September 10, 2015

German clockface timetable study completed

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German clockface timetable study completed DB AG/Oliver Lang

THE introduction of a national clockface timetable in Germany could significantly reduce journey times and increase ridership, according to a feasibility report published by the Federal Ministry of Transport and Digital Infrastructure (BMVI) on September 10.

Core elements of the proposals include ensuring efficient connections at more stations and more frequent services on long-distance routes with a minimum one-hour frequency and 30-minute interval services on core corridors. This reflects German Rail's (DB) plan unveiled in March to introduce half-hourly ICE services linking all of the country's main conurbations by 2022.

The in-depth study, which was carried out by Berlin-based IGES Institut and TU Braunschweig with the assistance of independent advisors, forecasts that the introduction of regular-interval services with clockface departures could, depending on the scenario, reduce travel times by 8-10 million hours per year and increase ridership by 9-12 million passengers per year.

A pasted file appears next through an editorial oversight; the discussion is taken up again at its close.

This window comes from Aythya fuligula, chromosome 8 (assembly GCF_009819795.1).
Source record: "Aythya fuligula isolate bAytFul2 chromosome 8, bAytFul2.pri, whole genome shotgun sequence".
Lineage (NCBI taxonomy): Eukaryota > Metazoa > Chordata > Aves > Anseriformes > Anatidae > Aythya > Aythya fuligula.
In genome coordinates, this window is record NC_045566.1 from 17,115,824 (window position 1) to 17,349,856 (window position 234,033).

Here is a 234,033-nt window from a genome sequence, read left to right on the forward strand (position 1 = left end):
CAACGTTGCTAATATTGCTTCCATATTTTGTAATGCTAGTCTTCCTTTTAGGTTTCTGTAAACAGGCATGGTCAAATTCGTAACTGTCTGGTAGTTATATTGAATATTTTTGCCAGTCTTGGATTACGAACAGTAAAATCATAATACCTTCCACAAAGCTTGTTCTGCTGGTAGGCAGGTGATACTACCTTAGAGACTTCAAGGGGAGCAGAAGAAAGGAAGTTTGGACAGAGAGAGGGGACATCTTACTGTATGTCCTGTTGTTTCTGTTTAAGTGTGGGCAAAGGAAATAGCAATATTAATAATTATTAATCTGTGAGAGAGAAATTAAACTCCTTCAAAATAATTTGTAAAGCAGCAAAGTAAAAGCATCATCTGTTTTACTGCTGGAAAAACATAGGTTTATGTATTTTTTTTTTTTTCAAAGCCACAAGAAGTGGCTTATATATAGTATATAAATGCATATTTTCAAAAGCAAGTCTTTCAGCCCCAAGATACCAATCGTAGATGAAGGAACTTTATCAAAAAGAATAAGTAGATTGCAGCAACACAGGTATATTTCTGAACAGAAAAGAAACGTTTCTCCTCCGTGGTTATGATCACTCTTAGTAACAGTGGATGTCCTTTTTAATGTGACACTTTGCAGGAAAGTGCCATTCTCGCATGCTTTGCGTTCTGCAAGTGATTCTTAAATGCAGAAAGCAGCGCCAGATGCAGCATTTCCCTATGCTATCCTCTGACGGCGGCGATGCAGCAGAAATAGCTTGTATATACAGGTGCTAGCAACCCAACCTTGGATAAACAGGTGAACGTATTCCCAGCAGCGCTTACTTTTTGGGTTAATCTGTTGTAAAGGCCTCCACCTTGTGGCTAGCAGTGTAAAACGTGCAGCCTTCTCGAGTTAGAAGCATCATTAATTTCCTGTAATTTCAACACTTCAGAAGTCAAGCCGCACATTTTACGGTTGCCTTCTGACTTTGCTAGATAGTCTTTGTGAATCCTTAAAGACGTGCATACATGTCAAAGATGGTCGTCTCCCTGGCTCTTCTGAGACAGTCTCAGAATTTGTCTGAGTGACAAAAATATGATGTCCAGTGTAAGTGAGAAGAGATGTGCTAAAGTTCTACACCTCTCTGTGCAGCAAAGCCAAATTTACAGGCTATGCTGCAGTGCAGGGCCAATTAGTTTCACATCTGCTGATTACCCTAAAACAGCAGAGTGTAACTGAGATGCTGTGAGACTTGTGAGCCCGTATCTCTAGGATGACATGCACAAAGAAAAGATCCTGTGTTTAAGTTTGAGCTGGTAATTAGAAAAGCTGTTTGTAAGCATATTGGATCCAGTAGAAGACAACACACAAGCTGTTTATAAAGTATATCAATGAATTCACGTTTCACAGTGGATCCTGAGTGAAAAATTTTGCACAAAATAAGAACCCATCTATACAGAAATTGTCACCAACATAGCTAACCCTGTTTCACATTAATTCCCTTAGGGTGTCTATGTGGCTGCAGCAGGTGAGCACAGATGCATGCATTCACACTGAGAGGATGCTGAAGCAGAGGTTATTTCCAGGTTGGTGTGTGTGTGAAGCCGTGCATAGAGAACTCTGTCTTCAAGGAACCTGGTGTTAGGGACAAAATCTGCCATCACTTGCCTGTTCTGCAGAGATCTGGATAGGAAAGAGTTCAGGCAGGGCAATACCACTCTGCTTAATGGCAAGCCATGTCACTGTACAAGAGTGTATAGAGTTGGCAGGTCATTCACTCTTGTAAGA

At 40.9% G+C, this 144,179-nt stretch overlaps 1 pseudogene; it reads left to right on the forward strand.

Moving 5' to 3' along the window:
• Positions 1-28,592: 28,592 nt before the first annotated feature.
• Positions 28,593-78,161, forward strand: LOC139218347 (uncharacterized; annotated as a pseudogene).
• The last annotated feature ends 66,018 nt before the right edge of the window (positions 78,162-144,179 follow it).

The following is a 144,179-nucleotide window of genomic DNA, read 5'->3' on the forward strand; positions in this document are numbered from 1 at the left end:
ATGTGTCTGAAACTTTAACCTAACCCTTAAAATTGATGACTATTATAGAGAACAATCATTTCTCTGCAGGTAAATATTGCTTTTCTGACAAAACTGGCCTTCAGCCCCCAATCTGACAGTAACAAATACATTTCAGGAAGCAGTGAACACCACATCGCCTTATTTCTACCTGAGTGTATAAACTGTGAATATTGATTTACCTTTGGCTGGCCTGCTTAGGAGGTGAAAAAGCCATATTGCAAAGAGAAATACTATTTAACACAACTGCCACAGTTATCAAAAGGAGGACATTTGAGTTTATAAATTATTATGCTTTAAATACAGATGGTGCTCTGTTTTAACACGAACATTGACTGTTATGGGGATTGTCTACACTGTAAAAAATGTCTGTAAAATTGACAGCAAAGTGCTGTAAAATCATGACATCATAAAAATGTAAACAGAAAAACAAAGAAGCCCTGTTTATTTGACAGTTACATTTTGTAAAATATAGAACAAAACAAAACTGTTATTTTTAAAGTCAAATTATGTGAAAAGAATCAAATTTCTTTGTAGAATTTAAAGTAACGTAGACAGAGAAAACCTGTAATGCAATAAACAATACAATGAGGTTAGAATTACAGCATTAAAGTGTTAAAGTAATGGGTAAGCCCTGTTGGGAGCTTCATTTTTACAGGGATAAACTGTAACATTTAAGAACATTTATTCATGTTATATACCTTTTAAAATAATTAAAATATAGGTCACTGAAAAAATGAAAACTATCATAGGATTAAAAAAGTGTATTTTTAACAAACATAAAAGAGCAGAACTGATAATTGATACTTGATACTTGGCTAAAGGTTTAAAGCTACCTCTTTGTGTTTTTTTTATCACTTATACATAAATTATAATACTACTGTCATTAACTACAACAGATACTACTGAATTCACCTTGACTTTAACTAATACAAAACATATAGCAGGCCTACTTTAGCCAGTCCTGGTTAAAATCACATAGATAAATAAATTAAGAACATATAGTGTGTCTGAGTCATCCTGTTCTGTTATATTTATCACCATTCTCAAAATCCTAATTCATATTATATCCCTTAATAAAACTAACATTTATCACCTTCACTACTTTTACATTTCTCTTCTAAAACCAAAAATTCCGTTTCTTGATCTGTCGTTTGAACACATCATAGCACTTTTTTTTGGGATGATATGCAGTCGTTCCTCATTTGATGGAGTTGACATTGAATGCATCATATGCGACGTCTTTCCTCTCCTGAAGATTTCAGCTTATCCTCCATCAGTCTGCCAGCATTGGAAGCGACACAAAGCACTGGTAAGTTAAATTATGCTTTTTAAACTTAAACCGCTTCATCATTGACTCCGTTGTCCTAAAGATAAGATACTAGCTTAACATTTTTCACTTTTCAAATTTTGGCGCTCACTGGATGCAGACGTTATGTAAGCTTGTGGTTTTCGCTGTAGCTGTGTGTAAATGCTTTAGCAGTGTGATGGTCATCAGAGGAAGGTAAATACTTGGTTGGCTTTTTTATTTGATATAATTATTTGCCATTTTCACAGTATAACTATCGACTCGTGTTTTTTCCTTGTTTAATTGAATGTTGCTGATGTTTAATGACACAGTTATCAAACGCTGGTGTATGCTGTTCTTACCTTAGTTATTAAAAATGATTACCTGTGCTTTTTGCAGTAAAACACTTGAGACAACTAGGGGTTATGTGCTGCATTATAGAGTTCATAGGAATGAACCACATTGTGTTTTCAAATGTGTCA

Due to the size and complexity of the network the report states that introduction of the timetable would need to be phased, but it suggests the rollout could be completed by 2025.

The report notes that much of the infrastructure required to operate a clockface timetable is already in place, under construction, or planned for completion by the middle of the next decade. Key projects include:

  • upgrading and quadrupling of the Karlsruhe - Freiburg - Basle Rhine Valley line
  • upgrading the Frankfurt - Fulda line, and
  • completion of the Nuremberg - Ebensfeld high-speed line.

BMVI says that the findings of the report will be incorporated into the update of the Federal Transport Infrastructure Plan, and measures proposed in the study will now be subjected to a cost-benefit analysis. The report suggests further discussions are needed on many aspects to ensure regional and long-distance services are properly integrated.

"Fast connections with smooth transfers between long-distance and regional transport are vital to make rail transport attractive," says Mr Enak Ferlemann, parliamentary state secretary for the BMVI. "In my opinion, we have commissioned a high-quality study. Implementing this will represent a quantum leap that will make rail transport in Germany much more appealing."

The report is available in full in German on the BMVI website (PDF link).

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